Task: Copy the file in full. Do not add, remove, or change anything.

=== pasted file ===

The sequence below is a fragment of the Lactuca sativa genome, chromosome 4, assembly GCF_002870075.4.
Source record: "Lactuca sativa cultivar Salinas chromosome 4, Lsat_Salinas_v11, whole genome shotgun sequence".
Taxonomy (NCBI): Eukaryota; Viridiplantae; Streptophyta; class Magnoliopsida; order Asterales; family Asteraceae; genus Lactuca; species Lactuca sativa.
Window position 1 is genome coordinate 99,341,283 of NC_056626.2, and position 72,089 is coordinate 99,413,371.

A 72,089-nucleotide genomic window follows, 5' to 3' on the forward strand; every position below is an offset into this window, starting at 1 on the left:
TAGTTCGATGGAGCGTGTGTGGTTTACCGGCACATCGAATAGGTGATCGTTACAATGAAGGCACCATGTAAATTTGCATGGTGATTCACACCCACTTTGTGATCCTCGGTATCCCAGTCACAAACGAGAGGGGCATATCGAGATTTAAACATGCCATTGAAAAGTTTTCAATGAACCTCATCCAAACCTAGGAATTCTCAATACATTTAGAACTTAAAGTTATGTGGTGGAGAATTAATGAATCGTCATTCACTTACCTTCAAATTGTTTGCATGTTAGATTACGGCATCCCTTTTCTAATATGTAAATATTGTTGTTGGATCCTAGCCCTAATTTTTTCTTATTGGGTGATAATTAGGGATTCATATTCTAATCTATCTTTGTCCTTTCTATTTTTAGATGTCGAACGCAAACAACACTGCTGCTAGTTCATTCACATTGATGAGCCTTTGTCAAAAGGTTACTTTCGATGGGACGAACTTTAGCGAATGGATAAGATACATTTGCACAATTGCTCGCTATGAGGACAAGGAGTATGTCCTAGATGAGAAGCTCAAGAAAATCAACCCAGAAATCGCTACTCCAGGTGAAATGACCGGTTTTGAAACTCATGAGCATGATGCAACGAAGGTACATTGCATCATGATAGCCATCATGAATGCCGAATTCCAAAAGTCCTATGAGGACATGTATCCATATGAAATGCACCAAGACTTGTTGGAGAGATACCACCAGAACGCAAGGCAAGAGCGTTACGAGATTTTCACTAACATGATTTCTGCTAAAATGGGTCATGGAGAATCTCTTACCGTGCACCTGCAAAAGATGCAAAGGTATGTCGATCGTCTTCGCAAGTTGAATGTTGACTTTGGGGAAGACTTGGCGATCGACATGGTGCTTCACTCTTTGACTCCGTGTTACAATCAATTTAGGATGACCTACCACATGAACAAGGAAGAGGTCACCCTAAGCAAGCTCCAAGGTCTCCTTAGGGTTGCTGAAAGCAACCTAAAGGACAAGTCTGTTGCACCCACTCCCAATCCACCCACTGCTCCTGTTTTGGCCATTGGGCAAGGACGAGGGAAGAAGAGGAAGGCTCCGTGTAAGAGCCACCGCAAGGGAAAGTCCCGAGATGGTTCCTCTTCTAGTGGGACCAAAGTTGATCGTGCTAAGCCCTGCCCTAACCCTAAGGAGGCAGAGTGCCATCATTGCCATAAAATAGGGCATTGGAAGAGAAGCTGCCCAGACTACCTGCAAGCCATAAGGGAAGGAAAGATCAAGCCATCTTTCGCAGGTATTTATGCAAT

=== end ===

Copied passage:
The sequence below is a fragment of the Lactuca sativa genome, chromosome 4, assembly GCF_002870075.4.
Source record: "Lactuca sativa cultivar Salinas chromosome 4, Lsat_Salinas_v11, whole genome shotgun sequence".
Taxonomy (NCBI): Eukaryota; Viridiplantae; Streptophyta; class Magnoliopsida; order Asterales; family Asteraceae; genus Lactuca; species Lactuca sativa.
Window position 1 is genome coordinate 99,341,283 of NC_056626.2, and position 72,089 is coordinate 99,413,371.

A 72,089-nucleotide genomic window follows, 5' to 3' on the forward strand; every position below is an offset into this window, starting at 1 on the left:
TAGTTCGATGGAGCGTGTGTGGTTTACCGGCACATCGAATAGGTGATCGTTACAATGAAGGCACCATGTAAATTTGCATGGTGATTCACACCCACTTTGTGATCCTCGGTATCCCAGTCACAAACGAGAGGGGCATATCGAGATTTAAACATGCCATTGAAAAGTTTTCAATGAACCTCATCCAAACCTAGGAATTCTCAATACATTTAGAACTTAAAGTTATGTGGTGGAGAATTAATGAATCGTCATTCACTTACCTTCAAATTGTTTGCATGTTAGATTACGGCATCCCTTTTCTAATATGTAAATATTGTTGTTGGATCCTAGCCCTAATTTTTTCTTATTGGGTGATAATTAGGGATTCATATTCTAATCTATCTTTGTCCTTTCTATTTTTAGATGTCGAACGCAAACAACACTGCTGCTAGTTCATTCACATTGATGAGCCTTTGTCAAAAGGTTACTTTCGATGGGACGAACTTTAGCGAATGGATAAGATACATTTGCACAATTGCTCGCTATGAGGACAAGGAGTATGTCCTAGATGAGAAGCTCAAGAAAATCAACCCAGAAATCGCTACTCCAGGTGAAATGACCGGTTTTGAAACTCATGAGCATGATGCAACGAAGGTACATTGCATCATGATAGCCATCATGAATGCCGAATTCCAAAAGTCCTATGAGGACATGTATCCATATGAAATGCACCAAGACTTGTTGGAGAGATACCACCAGAACGCAAGGCAAGAGCGTTACGAGATTTTCACTAACATGATTTCTGCTAAAATGGGTCATGGAGAATCTCTTACCGTGCACCTGCAAAAGATGCAAAGGTATGTCGATCGTCTTCGCAAGTTGAATGTTGACTTTGGGGAAGACTTGGCGATCGACATGGTGCTTCACTCTTTGACTCCGTGTTACAATCAATTTAGGATGACCTACCACATGAACAAGGAAGAGGTCACCCTAAGCAAGCTCCAAGGTCTCCTTAGGGTTGCTGAAAGCAACCTAAAGGACAAGTCTGTTGCACCCACTCCCAATCCACCCACTGCTCCTGTTTTGGCCATTGGGCAAGGACGAGGGAAGAAGAGGAAGGCTCCGTGTAAGAGCCACCGCAAGGGAAAGTCCCGAGATGGTTCCTCTTCTAGTGGGACCAAAGTTGATCGTGCTAAGCCCTGCCCTAACCCTAAGGAGGCAGAGTGCCATCATTGCCATAAAATAGGGCATTGGAAGAGAAGCTGCCCAGACTACCTGCAAGCCATAAGGGAAGGAAAGATCAAGCCATCTTTCGCAGGTATTTATGCAAT